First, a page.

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In my last Natural Medicine Journal blog I discussed the importance of high quality mercury testing that includes hair, urine, and blood analysis. In this article, I’d like to address clinically-significant ways to enhance detoxification, in particular, the detoxification of heavy metals such as mercury.
There are nearly as many opinions about effective detoxification protocols as there are protocols. Although opinions abound, there is a core focus that is hard to argue with: strengthening the glutathione system is critical.
As humans, we have a built-in natural detoxification system that works on a deep cellular level. This is the glutathione system. We know that up-regulating all aspects of this system will help rid the body of toxins, especially heavy metals such as mercury.1 By strengthening the glutathione system, we positively enhance all three phases of detoxification, but in particular phases II and III:
- Phase I—Oxidation, reduction and hydrolysis of substances via cytochrome P450 enzymes
- Phase II—Sulfation, glucuronidation, and glutathione conjugation of toxins
- Phase III—Cellular transport and elimination of the conjugated substances
Optimal phase II and III detoxification requires the activation of the “cellular master switch” which is known as the Nrf2 protein.2 This protein turns on the intracellular production of several antioxidants, including glutathione, and glutathione-S-transferase, the phase II enzyme that serves to bind glutathione to toxins for subsequent elimination from the cell.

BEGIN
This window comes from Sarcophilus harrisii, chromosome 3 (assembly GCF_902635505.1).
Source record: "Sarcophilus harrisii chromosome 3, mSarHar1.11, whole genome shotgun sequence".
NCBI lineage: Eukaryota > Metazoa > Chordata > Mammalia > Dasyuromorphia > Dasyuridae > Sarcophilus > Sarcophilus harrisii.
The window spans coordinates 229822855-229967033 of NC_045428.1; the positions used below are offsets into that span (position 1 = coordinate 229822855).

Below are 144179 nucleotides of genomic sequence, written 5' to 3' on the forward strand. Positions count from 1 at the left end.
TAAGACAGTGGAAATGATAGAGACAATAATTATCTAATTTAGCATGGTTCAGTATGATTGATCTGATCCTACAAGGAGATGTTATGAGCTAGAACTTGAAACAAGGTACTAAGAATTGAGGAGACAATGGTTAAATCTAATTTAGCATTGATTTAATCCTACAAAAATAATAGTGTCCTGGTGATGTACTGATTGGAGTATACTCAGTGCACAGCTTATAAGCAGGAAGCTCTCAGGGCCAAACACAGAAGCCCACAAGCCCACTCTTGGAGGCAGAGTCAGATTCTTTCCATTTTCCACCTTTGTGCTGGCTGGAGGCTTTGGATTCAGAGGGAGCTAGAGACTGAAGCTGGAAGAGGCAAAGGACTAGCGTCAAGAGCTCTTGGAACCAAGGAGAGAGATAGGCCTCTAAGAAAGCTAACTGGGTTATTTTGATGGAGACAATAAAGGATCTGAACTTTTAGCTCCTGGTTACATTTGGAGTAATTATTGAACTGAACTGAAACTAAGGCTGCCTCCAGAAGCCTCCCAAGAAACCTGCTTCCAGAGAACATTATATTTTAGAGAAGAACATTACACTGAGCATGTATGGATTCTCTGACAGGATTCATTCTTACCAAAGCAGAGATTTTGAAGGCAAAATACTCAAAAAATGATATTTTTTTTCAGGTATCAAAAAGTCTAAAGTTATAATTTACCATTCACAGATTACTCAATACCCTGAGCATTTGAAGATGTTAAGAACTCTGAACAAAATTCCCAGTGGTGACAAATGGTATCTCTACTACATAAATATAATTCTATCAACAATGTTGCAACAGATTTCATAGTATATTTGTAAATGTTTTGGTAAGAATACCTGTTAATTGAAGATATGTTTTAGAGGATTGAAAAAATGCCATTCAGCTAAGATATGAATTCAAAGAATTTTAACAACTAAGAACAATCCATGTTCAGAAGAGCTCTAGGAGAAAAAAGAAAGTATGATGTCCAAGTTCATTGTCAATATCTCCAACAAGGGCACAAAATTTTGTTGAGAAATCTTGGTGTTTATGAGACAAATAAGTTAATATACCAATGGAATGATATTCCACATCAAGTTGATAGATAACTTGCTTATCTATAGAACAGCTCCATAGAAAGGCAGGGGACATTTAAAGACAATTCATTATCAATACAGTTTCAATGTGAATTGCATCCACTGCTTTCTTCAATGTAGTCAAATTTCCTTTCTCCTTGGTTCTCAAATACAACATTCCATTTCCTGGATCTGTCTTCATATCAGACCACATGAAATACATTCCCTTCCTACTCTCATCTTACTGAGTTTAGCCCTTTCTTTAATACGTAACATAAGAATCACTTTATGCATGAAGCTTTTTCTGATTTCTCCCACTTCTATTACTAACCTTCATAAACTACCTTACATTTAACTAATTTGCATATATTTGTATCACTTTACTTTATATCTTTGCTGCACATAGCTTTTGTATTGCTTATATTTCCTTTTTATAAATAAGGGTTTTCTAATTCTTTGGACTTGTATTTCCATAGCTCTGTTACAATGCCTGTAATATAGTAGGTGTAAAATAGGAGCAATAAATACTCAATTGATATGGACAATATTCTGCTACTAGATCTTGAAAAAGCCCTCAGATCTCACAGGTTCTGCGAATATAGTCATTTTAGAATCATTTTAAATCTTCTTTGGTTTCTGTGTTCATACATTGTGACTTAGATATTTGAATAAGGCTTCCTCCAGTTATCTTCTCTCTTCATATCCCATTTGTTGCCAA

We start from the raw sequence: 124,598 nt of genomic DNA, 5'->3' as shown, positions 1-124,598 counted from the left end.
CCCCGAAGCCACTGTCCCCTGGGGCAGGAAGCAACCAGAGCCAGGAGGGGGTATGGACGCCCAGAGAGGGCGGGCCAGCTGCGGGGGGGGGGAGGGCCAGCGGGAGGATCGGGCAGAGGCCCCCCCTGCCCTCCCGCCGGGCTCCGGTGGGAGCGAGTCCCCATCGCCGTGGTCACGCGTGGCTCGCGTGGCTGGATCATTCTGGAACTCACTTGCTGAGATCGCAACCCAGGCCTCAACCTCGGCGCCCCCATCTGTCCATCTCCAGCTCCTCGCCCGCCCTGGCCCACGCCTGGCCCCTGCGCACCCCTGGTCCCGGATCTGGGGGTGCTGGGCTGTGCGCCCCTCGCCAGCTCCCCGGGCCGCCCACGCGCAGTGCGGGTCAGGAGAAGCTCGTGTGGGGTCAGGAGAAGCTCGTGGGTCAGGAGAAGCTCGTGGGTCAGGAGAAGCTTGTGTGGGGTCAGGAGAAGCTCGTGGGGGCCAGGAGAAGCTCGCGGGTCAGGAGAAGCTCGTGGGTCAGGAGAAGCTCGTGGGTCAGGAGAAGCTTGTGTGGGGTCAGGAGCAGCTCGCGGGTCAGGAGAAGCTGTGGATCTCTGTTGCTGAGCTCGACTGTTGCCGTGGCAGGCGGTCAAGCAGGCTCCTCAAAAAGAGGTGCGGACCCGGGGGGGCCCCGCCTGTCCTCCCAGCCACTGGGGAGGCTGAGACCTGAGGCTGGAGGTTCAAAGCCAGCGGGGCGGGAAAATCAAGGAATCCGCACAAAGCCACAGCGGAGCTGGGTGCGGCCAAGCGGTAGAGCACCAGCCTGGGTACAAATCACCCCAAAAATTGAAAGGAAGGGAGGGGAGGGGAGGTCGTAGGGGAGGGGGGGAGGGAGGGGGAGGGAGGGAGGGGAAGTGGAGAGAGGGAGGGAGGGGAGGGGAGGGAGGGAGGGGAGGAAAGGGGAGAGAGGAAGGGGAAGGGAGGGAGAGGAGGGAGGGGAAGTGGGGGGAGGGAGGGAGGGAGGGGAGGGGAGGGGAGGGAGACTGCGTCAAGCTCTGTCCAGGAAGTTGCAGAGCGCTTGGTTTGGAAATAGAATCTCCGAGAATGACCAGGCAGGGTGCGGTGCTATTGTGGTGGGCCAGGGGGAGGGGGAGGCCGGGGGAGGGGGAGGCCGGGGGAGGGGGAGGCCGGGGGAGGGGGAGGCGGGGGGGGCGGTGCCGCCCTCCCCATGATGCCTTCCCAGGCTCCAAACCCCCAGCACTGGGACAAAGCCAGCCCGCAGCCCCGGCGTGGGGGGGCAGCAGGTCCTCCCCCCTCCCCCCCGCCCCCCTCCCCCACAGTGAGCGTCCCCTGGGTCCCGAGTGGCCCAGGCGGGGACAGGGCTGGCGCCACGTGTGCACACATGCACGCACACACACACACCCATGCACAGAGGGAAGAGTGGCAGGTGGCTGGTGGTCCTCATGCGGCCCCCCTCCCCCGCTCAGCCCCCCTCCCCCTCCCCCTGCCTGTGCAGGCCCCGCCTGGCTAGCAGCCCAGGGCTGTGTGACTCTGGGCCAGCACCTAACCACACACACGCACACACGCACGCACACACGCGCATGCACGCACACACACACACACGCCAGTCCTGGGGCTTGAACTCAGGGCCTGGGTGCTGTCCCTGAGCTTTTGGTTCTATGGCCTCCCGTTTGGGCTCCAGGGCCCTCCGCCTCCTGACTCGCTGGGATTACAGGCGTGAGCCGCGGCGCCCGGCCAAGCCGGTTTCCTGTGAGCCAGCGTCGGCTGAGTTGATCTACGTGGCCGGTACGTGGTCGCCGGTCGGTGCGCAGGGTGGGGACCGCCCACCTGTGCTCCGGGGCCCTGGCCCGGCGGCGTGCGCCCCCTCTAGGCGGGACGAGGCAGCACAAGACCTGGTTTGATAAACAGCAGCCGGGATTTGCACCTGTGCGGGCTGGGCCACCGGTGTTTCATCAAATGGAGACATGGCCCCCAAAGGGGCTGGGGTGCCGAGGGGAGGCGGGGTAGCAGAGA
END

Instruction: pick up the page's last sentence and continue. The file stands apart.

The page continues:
There are many natural substances that can activate Nrf2 including lipoic acid, selenium, kelp extract, pine bark extract, and haritaki fruit. In addition, intracellular levels of glutathione can be enhanced with vitamin C and R-lipoic acid.3-5 Obviously, one of the most direct ways to increase glutathione levels is via supplementation of glutathione directly to the cell, which thankfully can be done with properly designed liposomal delivery systems. In cell cultures, liposomal glutathione has been demonstrated to be 100 times more effective for increasing intracellular levels than non-liposomal glutathione.6
Gastrointestinal health also has an effect on detoxification, as inflammation in the intestine increases susceptibility of the organism to toxicity from external and internal agents.7 Leaky gut and damage to the gastrointestinal barrier allows endotoxin, also known as lipopolysaccharide (LPS), to be released into circulation. Exposure to endotoxin has an effect on other stages of detoxification, downregulating expression of some of the CYP enzymes and Phase III transporters.8,9 Many herbs which we use as bitters such as dandelion, burdock, goldenrod, and milk thistle actually also increase glutathione, or levels of glutathione-S-transferase, while simultaneously supporting function of the liver, kidneys, and intestines.10-14 By using metal-specific binding substances such as thiol-functionalized silica and other binding agents such as clay and charcoal we also are able to eliminate the enterohepatic recirculation of toxins and remove the blockages that they create for detoxification.